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The news across most consumer-oriented markets wasn't really rosy this week either. The outlooks for The Container Store (NYSE:TCS), Ruby Tuesday (NYSE:RT), Five Below (NASDAQ:FIVE), Bed Bath & Beyond (NASDAQ:BBBY), and hhgregg (NYSE:HGG) left much to be desired. The Container Store noted traffic challenges during the third quarter, Ruby Tuesday expects slow sales expansion, Five Below just didn't deliver this holiday season, Bed Bath & Beyond's revenue came in a little light during its most recent reporting period, and hhgregg indicated tablet sales were weak. Wet Seal (NASDAQ:WTSL) may declare bankruptcy next week, and McDonald's (NYSE:MCD) continues to struggle to right the ship, with a string of food safety issues in Japan hitting headlines.
Interesting how all of this "negative" data runs counter to some of the "positive" information that has simultaneously hit the wires. For example, according to Black Box Intelligence, restaurant same-store sales in the fourth quarter are expected to expand at the fastest pace in six years. We think this may bode well for niche players such as Chipotle (NYSE:CMG) and Buffalo Wild Wings (BWLD), which are already growing comps at an aggressive pace, but not necessarily for the mature players in the restaurant space. Similarly, according to ShopperTrak, holiday sales leapt 4.6% versus expectations of nearly a percentage point lower than that, the fastest pace in nearly 10 years. It makes sense that lower prices at the pump helped consumers spend more money buying gifts and eating out this holiday season.
As for wheeling and dealing this week, news hit the wires that Dick's Sporting Goods (NYSE:DKS) may be looking to go private, though many have thrown cold water on the likelihood of such a transaction. Kohl's (NYSE:KSS) was named as a going-private candidate by Prime Retailer. Kohl's is consistently free cash flow positive, and its balance sheet can take on more debt, particularly given its valuable real estate portfolio. Starboard is staying on Yahoo's (YHOO) case regarding a potential deal with AOL (NYSE:AOL), which itself was "falsely" rumored to be in conversations with Verizon (NYSE:VZ) regarding selling itself. There was even speculation that Twitter (NYSE:TWTR) might acquire Yahoo's core business. We don't think Marissa Mayer will give up the reins so easily, however. We think Yahoo and a split eBay or PayPal may make the most sense as the transaction will be significantly value-creative on account of consolidated eBay's (NASDAQ:EBAY) undervaluation.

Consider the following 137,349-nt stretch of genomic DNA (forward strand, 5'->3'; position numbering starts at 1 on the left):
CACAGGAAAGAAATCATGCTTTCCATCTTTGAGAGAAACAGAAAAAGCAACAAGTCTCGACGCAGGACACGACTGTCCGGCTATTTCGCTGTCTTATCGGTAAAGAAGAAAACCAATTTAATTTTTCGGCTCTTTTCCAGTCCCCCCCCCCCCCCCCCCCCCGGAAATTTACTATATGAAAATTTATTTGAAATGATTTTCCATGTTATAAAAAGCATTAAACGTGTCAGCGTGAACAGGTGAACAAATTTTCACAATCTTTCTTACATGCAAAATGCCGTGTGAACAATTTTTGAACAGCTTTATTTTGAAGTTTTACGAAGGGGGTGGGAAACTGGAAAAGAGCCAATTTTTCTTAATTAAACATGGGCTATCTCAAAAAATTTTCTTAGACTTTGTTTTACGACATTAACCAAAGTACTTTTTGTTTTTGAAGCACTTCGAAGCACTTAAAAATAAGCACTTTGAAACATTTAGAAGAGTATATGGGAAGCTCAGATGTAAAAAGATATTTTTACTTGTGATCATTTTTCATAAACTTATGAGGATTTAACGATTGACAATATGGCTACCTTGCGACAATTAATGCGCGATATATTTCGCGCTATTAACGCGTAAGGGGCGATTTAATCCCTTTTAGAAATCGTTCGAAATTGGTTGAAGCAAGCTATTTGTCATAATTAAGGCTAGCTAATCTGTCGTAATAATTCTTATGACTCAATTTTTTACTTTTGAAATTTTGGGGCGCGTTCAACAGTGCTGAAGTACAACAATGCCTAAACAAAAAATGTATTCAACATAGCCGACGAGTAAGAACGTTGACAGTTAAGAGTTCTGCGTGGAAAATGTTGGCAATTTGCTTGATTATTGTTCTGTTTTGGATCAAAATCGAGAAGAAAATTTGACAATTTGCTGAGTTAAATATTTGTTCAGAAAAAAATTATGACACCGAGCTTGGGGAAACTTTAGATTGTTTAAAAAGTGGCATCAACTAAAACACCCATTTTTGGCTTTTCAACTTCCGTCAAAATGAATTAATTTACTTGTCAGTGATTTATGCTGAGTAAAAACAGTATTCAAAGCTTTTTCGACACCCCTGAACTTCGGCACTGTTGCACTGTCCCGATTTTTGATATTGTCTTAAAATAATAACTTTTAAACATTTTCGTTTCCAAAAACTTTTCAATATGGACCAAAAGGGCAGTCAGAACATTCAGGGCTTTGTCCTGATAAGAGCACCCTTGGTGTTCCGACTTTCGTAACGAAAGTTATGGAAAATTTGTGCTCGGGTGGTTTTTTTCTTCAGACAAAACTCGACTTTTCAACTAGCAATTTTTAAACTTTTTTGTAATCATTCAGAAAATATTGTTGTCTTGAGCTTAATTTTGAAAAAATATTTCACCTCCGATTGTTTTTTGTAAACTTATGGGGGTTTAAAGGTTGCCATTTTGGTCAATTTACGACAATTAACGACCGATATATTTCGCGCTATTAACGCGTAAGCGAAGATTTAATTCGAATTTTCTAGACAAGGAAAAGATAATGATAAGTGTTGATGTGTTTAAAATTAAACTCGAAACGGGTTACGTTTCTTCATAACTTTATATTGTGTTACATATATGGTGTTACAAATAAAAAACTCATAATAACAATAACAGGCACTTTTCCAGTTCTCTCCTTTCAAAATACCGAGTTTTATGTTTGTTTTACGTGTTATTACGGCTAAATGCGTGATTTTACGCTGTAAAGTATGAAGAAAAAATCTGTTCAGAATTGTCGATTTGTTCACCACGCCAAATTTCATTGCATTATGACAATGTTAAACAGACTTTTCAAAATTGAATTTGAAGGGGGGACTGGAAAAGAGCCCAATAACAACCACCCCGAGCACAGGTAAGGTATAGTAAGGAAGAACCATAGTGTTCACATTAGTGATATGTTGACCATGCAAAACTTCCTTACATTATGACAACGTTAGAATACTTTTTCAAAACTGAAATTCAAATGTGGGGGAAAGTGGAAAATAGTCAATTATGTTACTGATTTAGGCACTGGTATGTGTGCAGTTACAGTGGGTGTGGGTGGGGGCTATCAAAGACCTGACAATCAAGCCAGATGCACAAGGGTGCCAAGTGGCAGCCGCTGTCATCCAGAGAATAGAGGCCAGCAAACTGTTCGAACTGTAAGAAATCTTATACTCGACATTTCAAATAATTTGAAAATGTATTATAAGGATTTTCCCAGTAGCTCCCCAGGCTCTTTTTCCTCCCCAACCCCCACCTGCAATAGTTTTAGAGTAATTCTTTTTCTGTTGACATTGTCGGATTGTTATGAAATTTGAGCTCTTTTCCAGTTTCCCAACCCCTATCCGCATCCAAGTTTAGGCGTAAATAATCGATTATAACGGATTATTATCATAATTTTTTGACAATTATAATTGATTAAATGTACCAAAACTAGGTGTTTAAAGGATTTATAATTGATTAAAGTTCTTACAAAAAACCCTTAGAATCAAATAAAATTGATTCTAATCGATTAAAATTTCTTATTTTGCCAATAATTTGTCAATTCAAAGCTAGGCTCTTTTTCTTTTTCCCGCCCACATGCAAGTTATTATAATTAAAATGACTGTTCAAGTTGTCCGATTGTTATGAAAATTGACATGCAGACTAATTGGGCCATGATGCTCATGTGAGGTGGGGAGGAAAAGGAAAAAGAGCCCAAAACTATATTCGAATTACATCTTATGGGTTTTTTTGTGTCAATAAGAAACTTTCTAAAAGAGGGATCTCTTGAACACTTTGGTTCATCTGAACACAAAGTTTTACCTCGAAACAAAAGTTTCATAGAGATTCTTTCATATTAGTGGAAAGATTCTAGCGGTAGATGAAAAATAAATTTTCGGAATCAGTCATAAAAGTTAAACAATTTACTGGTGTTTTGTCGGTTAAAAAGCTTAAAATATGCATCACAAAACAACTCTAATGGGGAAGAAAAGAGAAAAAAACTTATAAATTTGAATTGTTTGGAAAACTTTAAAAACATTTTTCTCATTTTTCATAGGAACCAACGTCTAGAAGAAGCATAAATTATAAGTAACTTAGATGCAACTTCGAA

As it relates to news for portfolio holdings, Gilead (NASDAQ:GILD) landed an exclusive deal with CVS Health (NYSE:CVS) to counter AbbVie's (NYSE:ABBV) slick contract with Express Scripts (NASDAQ:ESRX) in the HCV market. We think investors are overreacting to the news flow in HCV, as the real thesis on Gilead centers more on the punitive valuation the market is assigning it, not so much on its upside potential from a base case, which itself is not yet factored in. Apple put up a strong week thanks to news of its App store performing well, but we weren't too excited about Coach's (COH) foray into scooping up luxury designer footwear brand Stuart Weitzman. Our thesis on Coach centered on the strength of its balance sheet, and it seems like it will mostly use balance-sheet cash to finance the $574 million transaction. Something might have gone terribly wrong in Coach's calendar fourth-quarter to use its reserves so quickly. I don't like it, though we can't disagree with the view that shares are at bargain-basement prices.
Looking forward to a strong close to January, but that may not happen.
Disclosure: The author has no positions in any stocks mentioned, and no plans to initiate any positions within the next 72 hours.
The author wrote this article themselves, and it expresses their own opinions. The author is not receiving compensation for it (other than from Seeking Alpha). The author has no business relationship with any company whose stock is mentioned in this article.
Additional disclosure: Some of the firms mentioned in this article may be included in Valuentum's newsletter portfolios.